When Prayer Time is a Bust (my recent dud)

All the ingredients were there for a splendid time of reflection, worship, and prayer. A beautiful unseasonably warm day, new blossoms, and a perfect metaphor for life: A Prayer Labyrinth.

It didn’t help.

I felt restless and distracted. Yes, I could appreciate the goodness surrounding me. I could also grasp the spiritual significance of the nearby metaphors and analogies. Yet, I didn’t have a time of felt connection with God. The word “dud” comes to mind. I didn’t get the experience I thought I would; and it all seemed ordinary and uninspired.

Here are some images I took during my time there. You have to admit, it was a delightful scene.

What this means:

Just a few thoughts…maybe you have some ideas too.

If God is a person (…is a Being, not just an impersonal Force, but rather has a personality, and is capable of relationship), then I really can’t expect God to follow a predictable formula like he is a math equation.

My other relationships function in a similar way. They aren’t clear cut and palpable. They are more opaque and protean. I wonder if God switches things up precisely so we don’t depersonalize him, (among other reasons, I’m sure).

In biblical narrative this rings true. The Hebrews are rescued by God in a different manner almost each time. Sometimes it was pitchers smashing that started the process, other times horns and shouting. Sometimes it was just typical military tactics.

I was okay with the fact that the spiritually nourishing experience I had at the Jesuit Retreat Center was nothing like my (seeming) dud of a prayer experience this time. In the past it might have felt like abandonment. I might have seconded guessed myself, or my God. I see the nuances now, perhaps. I can still believe God is there, and God is good, even when I don’t sense God’s presence. It would be the same way with a dear friend, or my spouse. If I had a blah sort of time with a friend, I wouldn’t jump to the conclusion that the friendship didn’t exist. If I didn’t sense my husband was in the house, I wouldn’t assume we weren’t married.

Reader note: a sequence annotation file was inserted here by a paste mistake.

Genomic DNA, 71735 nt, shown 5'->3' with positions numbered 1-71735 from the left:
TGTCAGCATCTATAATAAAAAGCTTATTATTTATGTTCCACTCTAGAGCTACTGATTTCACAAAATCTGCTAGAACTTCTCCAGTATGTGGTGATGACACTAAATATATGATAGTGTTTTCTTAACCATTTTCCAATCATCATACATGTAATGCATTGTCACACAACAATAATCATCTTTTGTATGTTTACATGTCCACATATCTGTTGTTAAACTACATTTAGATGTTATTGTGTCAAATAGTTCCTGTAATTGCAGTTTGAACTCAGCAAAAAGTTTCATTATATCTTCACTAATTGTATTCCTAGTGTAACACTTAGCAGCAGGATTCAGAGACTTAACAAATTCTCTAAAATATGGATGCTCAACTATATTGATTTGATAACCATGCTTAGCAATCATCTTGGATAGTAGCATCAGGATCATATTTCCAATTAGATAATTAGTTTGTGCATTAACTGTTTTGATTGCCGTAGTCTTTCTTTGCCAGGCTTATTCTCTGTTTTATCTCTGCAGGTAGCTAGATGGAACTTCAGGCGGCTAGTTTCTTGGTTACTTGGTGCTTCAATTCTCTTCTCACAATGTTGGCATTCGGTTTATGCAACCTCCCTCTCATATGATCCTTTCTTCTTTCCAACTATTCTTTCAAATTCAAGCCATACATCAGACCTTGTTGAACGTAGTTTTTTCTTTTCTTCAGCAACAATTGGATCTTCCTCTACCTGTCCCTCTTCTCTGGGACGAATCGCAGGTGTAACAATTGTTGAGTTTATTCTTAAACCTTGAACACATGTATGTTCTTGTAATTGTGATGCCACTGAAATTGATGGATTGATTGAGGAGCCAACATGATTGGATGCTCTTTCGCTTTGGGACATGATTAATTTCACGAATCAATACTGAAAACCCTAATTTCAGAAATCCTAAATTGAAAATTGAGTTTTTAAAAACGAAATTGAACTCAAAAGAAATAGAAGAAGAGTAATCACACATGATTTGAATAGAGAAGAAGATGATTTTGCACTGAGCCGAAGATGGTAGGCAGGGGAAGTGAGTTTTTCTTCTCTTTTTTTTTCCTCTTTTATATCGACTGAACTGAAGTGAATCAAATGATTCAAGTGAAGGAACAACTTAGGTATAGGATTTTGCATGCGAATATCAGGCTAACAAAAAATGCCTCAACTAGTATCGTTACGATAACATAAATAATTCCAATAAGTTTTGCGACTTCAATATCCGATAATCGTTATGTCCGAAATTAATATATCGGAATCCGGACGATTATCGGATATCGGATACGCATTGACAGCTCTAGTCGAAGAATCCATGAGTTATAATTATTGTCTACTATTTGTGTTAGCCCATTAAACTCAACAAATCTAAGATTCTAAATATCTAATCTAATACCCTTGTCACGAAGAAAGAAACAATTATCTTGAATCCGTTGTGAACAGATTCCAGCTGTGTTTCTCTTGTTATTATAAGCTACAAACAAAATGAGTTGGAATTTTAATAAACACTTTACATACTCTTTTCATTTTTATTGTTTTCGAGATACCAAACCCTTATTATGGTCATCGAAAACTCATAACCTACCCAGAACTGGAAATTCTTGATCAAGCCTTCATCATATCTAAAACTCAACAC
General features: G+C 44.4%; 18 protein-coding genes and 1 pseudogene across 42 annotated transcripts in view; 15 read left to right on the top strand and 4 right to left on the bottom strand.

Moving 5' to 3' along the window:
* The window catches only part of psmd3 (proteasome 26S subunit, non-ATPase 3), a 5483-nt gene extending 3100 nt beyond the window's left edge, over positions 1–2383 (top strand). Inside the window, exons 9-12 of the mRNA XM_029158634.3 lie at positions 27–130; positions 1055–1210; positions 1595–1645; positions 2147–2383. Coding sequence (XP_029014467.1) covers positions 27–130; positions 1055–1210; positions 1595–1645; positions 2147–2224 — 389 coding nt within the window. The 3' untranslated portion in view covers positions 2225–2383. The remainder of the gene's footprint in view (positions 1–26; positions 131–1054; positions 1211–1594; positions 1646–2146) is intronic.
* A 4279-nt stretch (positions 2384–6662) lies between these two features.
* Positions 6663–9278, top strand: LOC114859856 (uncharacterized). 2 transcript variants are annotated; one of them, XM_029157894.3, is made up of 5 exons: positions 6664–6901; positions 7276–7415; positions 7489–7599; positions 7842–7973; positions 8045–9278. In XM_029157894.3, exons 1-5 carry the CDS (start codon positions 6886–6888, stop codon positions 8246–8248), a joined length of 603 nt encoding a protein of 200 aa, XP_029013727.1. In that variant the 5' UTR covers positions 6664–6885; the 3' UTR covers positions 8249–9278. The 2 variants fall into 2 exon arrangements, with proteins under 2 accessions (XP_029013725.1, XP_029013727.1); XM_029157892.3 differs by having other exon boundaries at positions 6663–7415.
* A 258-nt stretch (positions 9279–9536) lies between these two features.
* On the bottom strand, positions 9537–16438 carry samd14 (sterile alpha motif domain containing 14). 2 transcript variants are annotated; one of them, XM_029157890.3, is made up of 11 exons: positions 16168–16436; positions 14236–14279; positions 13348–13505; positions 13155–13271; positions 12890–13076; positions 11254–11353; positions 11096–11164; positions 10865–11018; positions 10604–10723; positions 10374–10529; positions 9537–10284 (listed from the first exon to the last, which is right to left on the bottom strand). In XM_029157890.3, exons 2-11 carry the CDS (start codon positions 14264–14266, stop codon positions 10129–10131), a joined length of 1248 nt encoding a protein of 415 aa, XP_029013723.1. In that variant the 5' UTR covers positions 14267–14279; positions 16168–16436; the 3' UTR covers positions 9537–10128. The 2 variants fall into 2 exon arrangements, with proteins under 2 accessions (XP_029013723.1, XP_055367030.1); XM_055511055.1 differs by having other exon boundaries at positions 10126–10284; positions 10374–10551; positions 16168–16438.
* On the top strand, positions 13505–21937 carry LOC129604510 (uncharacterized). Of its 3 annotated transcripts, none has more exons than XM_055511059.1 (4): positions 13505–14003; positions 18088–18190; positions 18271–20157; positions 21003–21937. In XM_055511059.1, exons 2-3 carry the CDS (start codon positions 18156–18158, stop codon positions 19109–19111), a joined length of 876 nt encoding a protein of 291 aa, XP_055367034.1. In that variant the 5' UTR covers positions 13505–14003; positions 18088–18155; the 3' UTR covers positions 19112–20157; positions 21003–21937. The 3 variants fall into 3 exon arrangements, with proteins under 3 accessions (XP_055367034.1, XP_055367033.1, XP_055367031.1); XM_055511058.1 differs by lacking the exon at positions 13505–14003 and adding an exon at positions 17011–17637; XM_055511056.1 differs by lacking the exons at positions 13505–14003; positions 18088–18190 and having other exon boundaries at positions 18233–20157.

When was a time when God didn’t show up when you thought God would?

Here’s a previous post explaining a prayer labyrinth. Have you ever used one?

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2 comments / Add your comment below

  1. Another friar said to him: “Father, what can I do to attain to greater fervour and love of prayer? for when I go to pray I am hard, cold, dry, and without devotion.” Brother Giles answered him thus: “A king has two servants: one of them has armour of proof, and the other has none; both desire to go forth and fight against the enemies of the king. He that is well armed enters into the battle and fights valiantly; but the other, who is unarmed, says thus to his lord:’My liege, you see that I am unarmed and defenceless; but for your love I will gladly enter into the battle and fight there all unarmed as I am.’ Then the good king, seeing the love of his faithful soldier, says to his servant: `Go with this my true follower, and provide him with all the armour necessary for his defence, that he may enter securely into the conflict; and emblazon his shield with my royal bearings, that he may be known as my loyal knight.’ And thus oftentimes it cometh to pass, when a man goes to prayer, that he feels himself to be naked, indevout, cold, and hard of heart; but when he puts a force upon himself, and for love of our Lord enters boldly into the battle-field of prayer, our loving Lord, and King, beholding the gallant bearing of his faithful knight, gives him, by the hands of his ministering angels, fervent devotion and good will. – “The Sayings of Brother Giles,” from “The Little Flowers of St. Francis of Assisi”

  2. Great question. My answer reflects your experience. When I was expecting or wanting some giant bit of wisdom or some deep,y significant experience, I’ve been disappointed. And then, the whisper grows, and that presence is a calm roar I scant ignore, when I’m least looking.

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